Pieter Omtzigt wants to phase out of the tax advantage for highly-educated expats. The millions of euros this would save could then be used to decrease the interest on loans incurred by students belonging to the ‘bad luck generation’.
Monday, MP Omtzigt submitted an amendment to the section of the law on the 30 percent facility for highly-educated employees from abroad. To compensate for the high costs associated to their stay in the Netherlands, these expats are currently enjoying a five-year exemption from paying tax on up to 30 percent of their salaries.
If Omtzigt has his way, this scheme will become more austere. He wants the expats, who also work in higher education and research, to be eligible for the 30 percent facility for a maximum duration of twenty months as of 1 January 2024. In the twenty months after that, there would be a 20 percent facility and in the remaining twenty months a 10 percent facility would apply.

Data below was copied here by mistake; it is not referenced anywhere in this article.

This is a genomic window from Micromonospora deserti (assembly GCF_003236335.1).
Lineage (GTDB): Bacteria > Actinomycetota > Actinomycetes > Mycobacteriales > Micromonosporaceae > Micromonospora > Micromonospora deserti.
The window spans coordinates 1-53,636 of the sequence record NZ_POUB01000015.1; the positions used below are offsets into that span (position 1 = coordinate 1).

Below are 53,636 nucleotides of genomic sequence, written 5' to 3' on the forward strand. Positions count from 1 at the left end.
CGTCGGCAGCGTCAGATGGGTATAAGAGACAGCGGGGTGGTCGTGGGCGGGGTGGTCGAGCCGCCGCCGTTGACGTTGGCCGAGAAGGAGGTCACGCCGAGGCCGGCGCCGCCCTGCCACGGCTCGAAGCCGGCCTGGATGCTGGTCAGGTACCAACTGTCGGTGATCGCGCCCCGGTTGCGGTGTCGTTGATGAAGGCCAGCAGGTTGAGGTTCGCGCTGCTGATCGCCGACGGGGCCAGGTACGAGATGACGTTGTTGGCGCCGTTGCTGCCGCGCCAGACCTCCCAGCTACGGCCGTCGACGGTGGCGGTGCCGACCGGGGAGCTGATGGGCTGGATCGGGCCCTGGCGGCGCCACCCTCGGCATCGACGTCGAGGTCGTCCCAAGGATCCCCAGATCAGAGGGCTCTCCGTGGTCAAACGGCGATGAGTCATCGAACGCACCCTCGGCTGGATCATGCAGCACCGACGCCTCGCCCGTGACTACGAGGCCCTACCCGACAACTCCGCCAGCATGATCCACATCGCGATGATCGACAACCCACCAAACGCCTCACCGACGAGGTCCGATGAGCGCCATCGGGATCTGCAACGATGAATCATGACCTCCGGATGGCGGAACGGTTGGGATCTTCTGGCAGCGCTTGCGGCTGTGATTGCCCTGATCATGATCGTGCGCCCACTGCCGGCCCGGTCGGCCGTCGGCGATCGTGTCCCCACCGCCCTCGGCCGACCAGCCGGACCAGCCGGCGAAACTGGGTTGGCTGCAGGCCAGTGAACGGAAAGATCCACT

According to Omtzigt, this would save the treasury millions of euros, from 3 million euros in 2025 to 194 million euros in 2029 and beyond. Omtzigt is asking the government “to use the entirety of the freed-up budget to decrease the interest on student loans incurred by the unlucky students (who didn’t receive the basic student grant during their studies)”.
This month it was announced that the interest on student debts will increase five-fold as of 1 January. The Dutch Student Union is organising an “interest protest” in the Hague on Wednesday.